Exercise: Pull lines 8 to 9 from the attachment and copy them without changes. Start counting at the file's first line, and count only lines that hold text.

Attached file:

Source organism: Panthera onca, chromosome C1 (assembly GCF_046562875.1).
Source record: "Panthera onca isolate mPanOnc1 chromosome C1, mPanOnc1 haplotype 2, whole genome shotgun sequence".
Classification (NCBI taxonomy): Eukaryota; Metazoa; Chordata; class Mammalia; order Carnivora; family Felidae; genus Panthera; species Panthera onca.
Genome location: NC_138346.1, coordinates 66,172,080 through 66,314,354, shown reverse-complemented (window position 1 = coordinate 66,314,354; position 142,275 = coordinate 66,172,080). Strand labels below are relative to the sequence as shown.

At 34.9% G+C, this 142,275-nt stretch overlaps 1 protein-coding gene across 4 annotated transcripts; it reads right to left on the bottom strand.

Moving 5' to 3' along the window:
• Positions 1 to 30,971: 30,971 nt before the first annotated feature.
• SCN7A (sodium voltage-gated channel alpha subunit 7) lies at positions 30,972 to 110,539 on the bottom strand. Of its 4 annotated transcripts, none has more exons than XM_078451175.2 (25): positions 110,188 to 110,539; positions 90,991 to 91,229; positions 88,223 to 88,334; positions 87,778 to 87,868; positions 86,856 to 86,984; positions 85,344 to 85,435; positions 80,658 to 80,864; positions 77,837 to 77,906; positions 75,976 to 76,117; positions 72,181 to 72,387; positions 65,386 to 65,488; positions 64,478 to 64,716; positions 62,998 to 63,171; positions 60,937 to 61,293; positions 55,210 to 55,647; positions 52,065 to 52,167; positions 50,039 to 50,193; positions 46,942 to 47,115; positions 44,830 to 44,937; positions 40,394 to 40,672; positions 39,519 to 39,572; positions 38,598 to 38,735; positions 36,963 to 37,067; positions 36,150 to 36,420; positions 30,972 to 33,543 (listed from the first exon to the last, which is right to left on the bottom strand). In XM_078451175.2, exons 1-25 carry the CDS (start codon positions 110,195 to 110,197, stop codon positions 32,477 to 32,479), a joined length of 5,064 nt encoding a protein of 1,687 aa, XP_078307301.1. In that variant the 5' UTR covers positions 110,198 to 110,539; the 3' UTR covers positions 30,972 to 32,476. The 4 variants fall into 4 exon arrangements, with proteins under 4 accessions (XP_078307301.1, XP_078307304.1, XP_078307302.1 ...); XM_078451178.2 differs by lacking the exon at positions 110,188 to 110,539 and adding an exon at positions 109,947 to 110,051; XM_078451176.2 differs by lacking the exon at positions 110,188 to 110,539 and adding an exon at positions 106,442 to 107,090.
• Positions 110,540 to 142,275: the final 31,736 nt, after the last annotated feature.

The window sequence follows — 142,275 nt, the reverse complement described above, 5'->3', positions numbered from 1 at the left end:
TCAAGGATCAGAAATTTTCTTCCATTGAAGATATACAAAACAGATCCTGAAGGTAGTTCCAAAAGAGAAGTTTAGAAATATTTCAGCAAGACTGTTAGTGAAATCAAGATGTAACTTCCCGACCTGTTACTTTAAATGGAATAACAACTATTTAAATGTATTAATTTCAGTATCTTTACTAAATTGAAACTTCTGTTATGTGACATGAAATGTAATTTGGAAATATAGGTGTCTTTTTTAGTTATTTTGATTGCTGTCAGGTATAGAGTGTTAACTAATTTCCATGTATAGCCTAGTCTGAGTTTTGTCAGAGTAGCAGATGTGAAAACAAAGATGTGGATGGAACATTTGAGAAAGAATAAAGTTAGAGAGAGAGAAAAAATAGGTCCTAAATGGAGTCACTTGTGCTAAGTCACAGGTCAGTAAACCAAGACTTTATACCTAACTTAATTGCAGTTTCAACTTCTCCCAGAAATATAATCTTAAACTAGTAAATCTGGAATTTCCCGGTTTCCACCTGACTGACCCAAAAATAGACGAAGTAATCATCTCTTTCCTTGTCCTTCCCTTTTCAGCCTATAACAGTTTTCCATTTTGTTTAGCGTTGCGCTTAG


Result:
• SCN7A (sodium voltage-gated channel alpha subunit 7) lies at positions 30,972 to 110,539 on the bottom strand. Of its 4 annotated transcripts, none has more exons than XM_078451175.2 (25): positions 110,188 to 110,539; positions 90,991 to 91,229; positions 88,223 to 88,334; positions 87,778 to 87,868; positions 86,856 to 86,984; positions 85,344 to 85,435; positions 80,658 to 80,864; positions 77,837 to 77,906; positions 75,976 to 76,117; positions 72,181 to 72,387; positions 65,386 to 65,488; positions 64,478 to 64,716; positions 62,998 to 63,171; positions 60,937 to 61,293; positions 55,210 to 55,647; positions 52,065 to 52,167; positions 50,039 to 50,193; positions 46,942 to 47,115; positions 44,830 to 44,937; positions 40,394 to 40,672; positions 39,519 to 39,572; positions 38,598 to 38,735; positions 36,963 to 37,067; positions 36,150 to 36,420; positions 30,972 to 33,543 (listed from the first exon to the last, which is right to left on the bottom strand). In XM_078451175.2, exons 1-25 carry the CDS (start codon positions 110,195 to 110,197, stop codon positions 32,477 to 32,479), a joined length of 5,064 nt encoding a protein of 1,687 aa, XP_078307301.1. In that variant the 5' UTR covers positions 110,198 to 110,539; the 3' UTR covers positions 30,972 to 32,476. The 4 variants fall into 4 exon arrangements, with proteins under 4 accessions (XP_078307301.1, XP_078307304.1, XP_078307302.1 ...); XM_078451178.2 differs by lacking the exon at positions 110,188 to 110,539 and adding an exon at positions 109,947 to 110,051; XM_078451176.2 differs by lacking the exon at positions 110,188 to 110,539 and adding an exon at positions 106,442 to 107,090.
• Positions 110,540 to 142,275: the final 31,736 nt, after the last annotated feature.